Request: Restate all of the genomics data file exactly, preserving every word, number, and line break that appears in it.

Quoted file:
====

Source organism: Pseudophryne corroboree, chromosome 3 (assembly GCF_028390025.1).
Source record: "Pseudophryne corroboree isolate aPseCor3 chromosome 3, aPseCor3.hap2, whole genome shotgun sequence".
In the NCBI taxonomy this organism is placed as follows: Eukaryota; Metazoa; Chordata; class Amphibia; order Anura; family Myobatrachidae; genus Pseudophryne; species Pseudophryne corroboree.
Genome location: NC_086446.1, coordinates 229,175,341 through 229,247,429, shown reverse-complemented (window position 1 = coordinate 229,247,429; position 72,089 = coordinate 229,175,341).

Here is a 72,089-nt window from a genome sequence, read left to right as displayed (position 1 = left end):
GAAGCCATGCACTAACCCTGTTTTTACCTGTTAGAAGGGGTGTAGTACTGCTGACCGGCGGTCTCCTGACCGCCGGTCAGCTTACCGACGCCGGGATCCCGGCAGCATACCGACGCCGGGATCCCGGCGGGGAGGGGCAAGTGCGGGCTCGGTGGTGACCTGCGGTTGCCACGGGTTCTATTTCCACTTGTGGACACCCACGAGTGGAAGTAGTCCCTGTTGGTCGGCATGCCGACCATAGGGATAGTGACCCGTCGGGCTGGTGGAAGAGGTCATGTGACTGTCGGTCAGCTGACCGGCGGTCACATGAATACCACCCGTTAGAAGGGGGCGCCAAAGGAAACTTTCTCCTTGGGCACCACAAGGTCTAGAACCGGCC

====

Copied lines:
Source organism: Pseudophryne corroboree, chromosome 3 (assembly GCF_028390025.1).
Source record: "Pseudophryne corroboree isolate aPseCor3 chromosome 3, aPseCor3.hap2, whole genome shotgun sequence".
In the NCBI taxonomy this organism is placed as follows: Eukaryota; Metazoa; Chordata; class Amphibia; order Anura; family Myobatrachidae; genus Pseudophryne; species Pseudophryne corroboree.
Genome location: NC_086446.1, coordinates 229,175,341 through 229,247,429, shown reverse-complemented (window position 1 = coordinate 229,247,429; position 72,089 = coordinate 229,175,341).

Here is a 72,089-nt window from a genome sequence, read left to right as displayed (position 1 = left end):
GAAGCCATGCACTAACCCTGTTTTTACCTGTTAGAAGGGGTGTAGTACTGCTGACCGGCGGTCTCCTGACCGCCGGTCAGCTTACCGACGCCGGGATCCCGGCAGCATACCGACGCCGGGATCCCGGCGGGGAGGGGCAAGTGCGGGCTCGGTGGTGACCTGCGGTTGCCACGGGTTCTATTTCCACTTGTGGACACCCACGAGTGGAAGTAGTCCCTGTTGGTCGGCATGCCGACCATAGGGATAGTGACCCGTCGGGCTGGTGGAAGAGGTCATGTGACTGTCGGTCAGCTGACCGGCGGTCACATGAATACCACCCGTTAGAAGGGGGCGCCAAAGGAAACTTTCTCCTTGGGCACCACAAGGTCTAGAACCGGCC